Let me know in the comments.
I stopped reafing blogs-people write short novels and before you know it an hour’s passed by and there was a lot of unneeded jibberish read..
Now I’m a bullet point man-just give me the nuts and bolts and forget about rest.
Lazy Man says
Thanks for the feedback Prtzl. I feel the same way about video on the Internet. I find myself just wanting to skim the information quickly.
Ben H. says
I understand the reasoning for not sharing actual numbers, but if you are tracking your net-worth based on current market swings the percent changes in the short term (monthly) are not very informative to me as a reader. My wife and I ran across a similar issue with our own finances. I give her a short finances update every month, but as our investments become a larger portion of our net-worth we often see large swings in our net-worth from month to month. These swings are driven almost entirely on the stock market and not by our savings/spending. We found that focusing on our net-worth monthly don’t really help inform our decisions.
I think finding a short term monthly metric that is more dependent on your savings/spending would be more helpful. Maybe percent change in income along with % in net-worth. In our case we decided to track how much we saved/invested each month as a short-term surrogate metric for our long term net-worth growth. We still track our monthly net-worth, but don’t put much focus on it.
Lazy Man says
This is great feedback. I follow Root of Good and you can see his income change tens of thousands a months depending on the markets. Ours is the same (as are many people’s of a certain wealth).
I was thinking about doing saving/spending, but even that has its challenges. My lack of tracking spending is one problem… though one I could solve. However, our spending is going to be very similar each month and driven largely by mortgage, day care (two kids), and car bills (two new cars). That’s roughly $6000 a month, so the variable parts aren’t going to be significant percentage-wise. I guess I could break them out by category, so that restaurant costs would stand out more.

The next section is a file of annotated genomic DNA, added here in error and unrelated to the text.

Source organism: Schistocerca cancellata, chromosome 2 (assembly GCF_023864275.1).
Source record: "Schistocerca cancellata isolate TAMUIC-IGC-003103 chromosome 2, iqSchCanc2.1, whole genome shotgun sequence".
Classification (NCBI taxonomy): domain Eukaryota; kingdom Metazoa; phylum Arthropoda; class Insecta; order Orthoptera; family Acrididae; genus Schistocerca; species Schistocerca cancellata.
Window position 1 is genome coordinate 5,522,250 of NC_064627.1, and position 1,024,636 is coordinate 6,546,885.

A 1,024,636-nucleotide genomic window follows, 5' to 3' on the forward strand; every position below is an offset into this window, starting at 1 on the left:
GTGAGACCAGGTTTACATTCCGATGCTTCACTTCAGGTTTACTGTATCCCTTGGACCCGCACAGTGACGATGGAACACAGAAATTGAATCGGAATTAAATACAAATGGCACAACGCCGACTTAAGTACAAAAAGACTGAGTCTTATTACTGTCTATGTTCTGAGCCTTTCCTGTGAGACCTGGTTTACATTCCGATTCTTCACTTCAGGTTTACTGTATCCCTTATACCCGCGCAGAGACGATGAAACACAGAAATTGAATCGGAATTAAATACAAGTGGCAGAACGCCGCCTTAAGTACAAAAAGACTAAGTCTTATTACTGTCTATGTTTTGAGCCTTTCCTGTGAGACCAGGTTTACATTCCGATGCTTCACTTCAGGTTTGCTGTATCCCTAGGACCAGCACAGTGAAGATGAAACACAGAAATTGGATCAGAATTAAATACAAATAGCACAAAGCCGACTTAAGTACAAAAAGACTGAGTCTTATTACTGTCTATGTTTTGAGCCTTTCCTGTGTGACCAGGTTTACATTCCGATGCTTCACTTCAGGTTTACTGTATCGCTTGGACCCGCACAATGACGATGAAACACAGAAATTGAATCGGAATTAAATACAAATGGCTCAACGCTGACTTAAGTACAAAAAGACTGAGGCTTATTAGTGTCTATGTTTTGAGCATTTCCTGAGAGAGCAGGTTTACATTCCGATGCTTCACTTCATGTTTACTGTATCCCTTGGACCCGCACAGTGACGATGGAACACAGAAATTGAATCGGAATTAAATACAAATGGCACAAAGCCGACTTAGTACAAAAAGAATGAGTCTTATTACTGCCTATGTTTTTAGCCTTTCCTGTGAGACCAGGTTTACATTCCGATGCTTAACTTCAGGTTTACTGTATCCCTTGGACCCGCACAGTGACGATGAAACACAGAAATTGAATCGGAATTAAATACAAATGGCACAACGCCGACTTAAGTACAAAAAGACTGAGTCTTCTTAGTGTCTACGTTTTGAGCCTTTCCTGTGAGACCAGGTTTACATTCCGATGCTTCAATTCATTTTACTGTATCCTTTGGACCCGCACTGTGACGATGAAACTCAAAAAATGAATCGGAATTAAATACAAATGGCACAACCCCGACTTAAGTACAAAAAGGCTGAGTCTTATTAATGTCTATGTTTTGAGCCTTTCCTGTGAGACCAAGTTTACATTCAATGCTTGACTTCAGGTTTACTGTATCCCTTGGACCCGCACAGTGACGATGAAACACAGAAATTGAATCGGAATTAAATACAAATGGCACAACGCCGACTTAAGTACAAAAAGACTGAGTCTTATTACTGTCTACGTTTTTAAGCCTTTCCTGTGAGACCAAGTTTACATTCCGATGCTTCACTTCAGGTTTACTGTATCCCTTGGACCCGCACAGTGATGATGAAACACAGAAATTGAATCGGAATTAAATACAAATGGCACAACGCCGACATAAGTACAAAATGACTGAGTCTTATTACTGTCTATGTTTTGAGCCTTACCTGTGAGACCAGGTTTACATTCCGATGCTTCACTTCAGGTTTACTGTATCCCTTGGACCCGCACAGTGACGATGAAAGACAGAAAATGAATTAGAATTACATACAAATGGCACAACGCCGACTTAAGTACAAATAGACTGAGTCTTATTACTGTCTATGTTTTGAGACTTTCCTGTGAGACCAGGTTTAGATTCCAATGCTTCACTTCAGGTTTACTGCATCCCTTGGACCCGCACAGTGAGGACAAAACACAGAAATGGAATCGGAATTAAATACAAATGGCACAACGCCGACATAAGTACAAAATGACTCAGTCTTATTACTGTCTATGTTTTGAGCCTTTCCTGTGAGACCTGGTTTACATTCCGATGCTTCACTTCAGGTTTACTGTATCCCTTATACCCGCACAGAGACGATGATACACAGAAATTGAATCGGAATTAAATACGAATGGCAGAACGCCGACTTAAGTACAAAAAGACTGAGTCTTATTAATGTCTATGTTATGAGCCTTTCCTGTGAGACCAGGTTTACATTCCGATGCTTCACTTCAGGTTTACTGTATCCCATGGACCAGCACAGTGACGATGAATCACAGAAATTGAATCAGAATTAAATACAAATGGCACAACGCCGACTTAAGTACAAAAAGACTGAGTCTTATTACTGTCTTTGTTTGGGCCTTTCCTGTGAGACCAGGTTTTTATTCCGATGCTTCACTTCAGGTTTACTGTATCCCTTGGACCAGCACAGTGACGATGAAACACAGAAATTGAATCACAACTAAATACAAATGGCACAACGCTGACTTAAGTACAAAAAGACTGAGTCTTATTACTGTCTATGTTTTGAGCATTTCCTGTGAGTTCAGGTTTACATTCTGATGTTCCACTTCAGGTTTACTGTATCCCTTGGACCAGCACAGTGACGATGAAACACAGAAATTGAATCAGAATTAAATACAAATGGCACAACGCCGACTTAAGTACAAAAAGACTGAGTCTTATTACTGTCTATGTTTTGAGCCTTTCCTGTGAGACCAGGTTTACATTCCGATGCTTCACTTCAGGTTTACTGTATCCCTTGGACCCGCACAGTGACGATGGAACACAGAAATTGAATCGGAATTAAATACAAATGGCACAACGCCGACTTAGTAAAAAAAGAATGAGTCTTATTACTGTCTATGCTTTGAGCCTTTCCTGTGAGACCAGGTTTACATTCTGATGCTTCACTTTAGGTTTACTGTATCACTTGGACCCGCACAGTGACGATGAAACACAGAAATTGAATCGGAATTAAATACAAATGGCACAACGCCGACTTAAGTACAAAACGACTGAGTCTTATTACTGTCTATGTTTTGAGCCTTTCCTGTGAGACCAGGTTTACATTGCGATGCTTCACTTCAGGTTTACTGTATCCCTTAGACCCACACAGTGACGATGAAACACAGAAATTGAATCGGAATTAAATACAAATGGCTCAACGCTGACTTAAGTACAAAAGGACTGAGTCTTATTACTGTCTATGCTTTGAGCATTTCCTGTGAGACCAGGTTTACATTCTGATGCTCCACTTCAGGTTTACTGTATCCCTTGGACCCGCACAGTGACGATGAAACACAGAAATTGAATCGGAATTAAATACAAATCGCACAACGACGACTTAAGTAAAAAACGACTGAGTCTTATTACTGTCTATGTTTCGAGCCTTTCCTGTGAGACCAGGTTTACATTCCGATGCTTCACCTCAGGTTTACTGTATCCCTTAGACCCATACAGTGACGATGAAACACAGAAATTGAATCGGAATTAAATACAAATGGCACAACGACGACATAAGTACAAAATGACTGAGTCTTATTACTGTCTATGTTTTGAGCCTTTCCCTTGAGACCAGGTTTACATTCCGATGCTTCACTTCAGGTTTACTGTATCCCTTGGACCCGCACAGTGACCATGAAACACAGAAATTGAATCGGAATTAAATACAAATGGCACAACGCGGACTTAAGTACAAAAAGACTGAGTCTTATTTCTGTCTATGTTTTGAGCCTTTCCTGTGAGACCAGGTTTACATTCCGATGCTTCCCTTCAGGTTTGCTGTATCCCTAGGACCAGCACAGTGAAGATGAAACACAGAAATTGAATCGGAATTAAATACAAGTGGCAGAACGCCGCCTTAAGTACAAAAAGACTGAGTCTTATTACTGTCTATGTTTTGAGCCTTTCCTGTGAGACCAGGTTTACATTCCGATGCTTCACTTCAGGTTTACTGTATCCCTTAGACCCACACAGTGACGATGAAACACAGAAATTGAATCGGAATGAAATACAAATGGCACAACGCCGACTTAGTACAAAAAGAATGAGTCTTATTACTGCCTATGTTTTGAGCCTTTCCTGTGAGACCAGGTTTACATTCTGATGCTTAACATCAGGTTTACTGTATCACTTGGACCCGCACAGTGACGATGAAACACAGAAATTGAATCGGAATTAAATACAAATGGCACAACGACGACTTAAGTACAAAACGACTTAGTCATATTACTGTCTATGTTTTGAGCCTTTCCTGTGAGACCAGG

Even though it doesn’t make much sense, I’m putting more focus on our net worth… simply because the markets have been good and it is very motivating.
Dividend Growth Investor says
Hi Lazy Man,
I do not share specific numbers either. I do not want random strangers to know so much about me, when I do not really know what their intents are.
But I do know that people prefer to look at the numbers, rather than percentages. So I think that your story would sound better if you state “my networth is now 1,008,000, up $8,000 from the last months update of $1,000,000”, rather than my net worth rose by 0.80%.
I used to write posts before on how my dividend income covers 50%, or 67% or 80% of my expenses, and I think people ignored them. Readers love dollar signs, not percentages. When I once wrote down about the specific income in dollar terms, people loved it ( though I got a lot of “feedback” telling me my income needs that I have lived on over the past decade are somehow too low)
I have heard from others that sharing specific numbers in net worth posts makes them more authentic. And somehow, people trust them more or some reason. Though there is downside to that as well – do not piss off any more MLM companies ;-)
Mrs. BITA says
I personally don’t enjoy reading about %s – they just don’t have the same voyeuristic punch of actual numbers and don’t scratch my peeping tom itch.
What I do on my blog is relative numbers – I’ve never talked about my starting point – but I do say that I am up $XXX from the previous month.
I’m not a big fan of reviewing other bloggers net worth. However if it was my thing I think you need more then a percent, it really doesn’t tell you much in context. Is .8. good? How does it align with your end goals?
I share the cash flow monthly, but usually not the net worth. I think cash flow is very useful because readers can see what real life income and expense looks like. Net worth is nice to see too, but maybe just once per year or something like that. Not sharing is perfectly fine too. We went up about 1% as well. I like it!
Lazy Man says
I’m thinking of keeping a YTD of net worth rather than a month-by-month. I don’t track expenses which makes cash-flow difficult, but I think I’ve got a solution in just tracking the income. It’s not too much different than what you do actually.
The Digerati Life says
Over the last many months, we’ve been adding 1% a month to our net worth. This is crazy given that our expenditures went up 20% year to year after I “closed the books” for 2016. Don’t know how it’s happening but I’m not complaining. That said, no, I’m not happy at all that outgo is 20% higher, but we blame taxes, health costs and property management costs for some of it (surprisingly, the travel budget was flat and the increase did not come from there).